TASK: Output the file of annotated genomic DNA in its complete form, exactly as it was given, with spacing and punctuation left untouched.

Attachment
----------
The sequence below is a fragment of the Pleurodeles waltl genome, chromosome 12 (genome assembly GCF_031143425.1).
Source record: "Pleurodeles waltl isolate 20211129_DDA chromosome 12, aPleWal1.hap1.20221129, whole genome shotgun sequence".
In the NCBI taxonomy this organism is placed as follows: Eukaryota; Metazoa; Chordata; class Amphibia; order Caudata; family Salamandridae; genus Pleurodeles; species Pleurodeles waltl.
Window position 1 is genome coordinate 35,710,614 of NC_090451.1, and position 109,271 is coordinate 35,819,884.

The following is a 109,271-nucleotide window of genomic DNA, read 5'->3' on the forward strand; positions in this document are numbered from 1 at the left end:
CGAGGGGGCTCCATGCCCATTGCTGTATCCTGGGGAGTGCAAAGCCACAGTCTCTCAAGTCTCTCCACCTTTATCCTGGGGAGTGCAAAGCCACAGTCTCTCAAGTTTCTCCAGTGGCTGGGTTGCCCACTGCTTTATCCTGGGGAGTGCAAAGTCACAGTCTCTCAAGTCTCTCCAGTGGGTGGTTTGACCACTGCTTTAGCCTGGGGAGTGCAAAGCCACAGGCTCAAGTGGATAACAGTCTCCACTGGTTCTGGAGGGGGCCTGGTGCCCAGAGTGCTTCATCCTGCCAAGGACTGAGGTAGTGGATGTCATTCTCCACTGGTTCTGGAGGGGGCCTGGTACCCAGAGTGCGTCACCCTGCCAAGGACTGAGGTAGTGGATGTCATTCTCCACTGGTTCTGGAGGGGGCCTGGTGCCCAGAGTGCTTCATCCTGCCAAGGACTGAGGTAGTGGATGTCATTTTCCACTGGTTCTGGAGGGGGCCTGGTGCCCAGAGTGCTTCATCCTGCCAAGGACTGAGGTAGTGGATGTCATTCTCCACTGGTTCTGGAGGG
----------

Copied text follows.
The sequence below is a fragment of the Pleurodeles waltl genome, chromosome 12 (genome assembly GCF_031143425.1).
Source record: "Pleurodeles waltl isolate 20211129_DDA chromosome 12, aPleWal1.hap1.20221129, whole genome shotgun sequence".
In the NCBI taxonomy this organism is placed as follows: Eukaryota; Metazoa; Chordata; class Amphibia; order Caudata; family Salamandridae; genus Pleurodeles; species Pleurodeles waltl.
Window position 1 is genome coordinate 35,710,614 of NC_090451.1, and position 109,271 is coordinate 35,819,884.

The following is a 109,271-nucleotide window of genomic DNA, read 5'->3' on the forward strand; positions in this document are numbered from 1 at the left end:
CGAGGGGGCTCCATGCCCATTGCTGTATCCTGGGGAGTGCAAAGCCACAGTCTCTCAAGTCTCTCCACCTTTATCCTGGGGAGTGCAAAGCCACAGTCTCTCAAGTTTCTCCAGTGGCTGGGTTGCCCACTGCTTTATCCTGGGGAGTGCAAAGTCACAGTCTCTCAAGTCTCTCCAGTGGGTGGTTTGACCACTGCTTTAGCCTGGGGAGTGCAAAGCCACAGGCTCAAGTGGATAACAGTCTCCACTGGTTCTGGAGGGGGCCTGGTGCCCAGAGTGCTTCATCCTGCCAAGGACTGAGGTAGTGGATGTCATTCTCCACTGGTTCTGGAGGGGGCCTGGTACCCAGAGTGCGTCACCCTGCCAAGGACTGAGGTAGTGGATGTCATTCTCCACTGGTTCTGGAGGGGGCCTGGTGCCCAGAGTGCTTCATCCTGCCAAGGACTGAGGTAGTGGATGTCATTTTCCACTGGTTCTGGAGGGGGCCTGGTGCCCAGAGTGCTTCATCCTGCCAAGGACTGAGGTAGTGGATGTCATTCTCCACTGGTTCTGGAGGG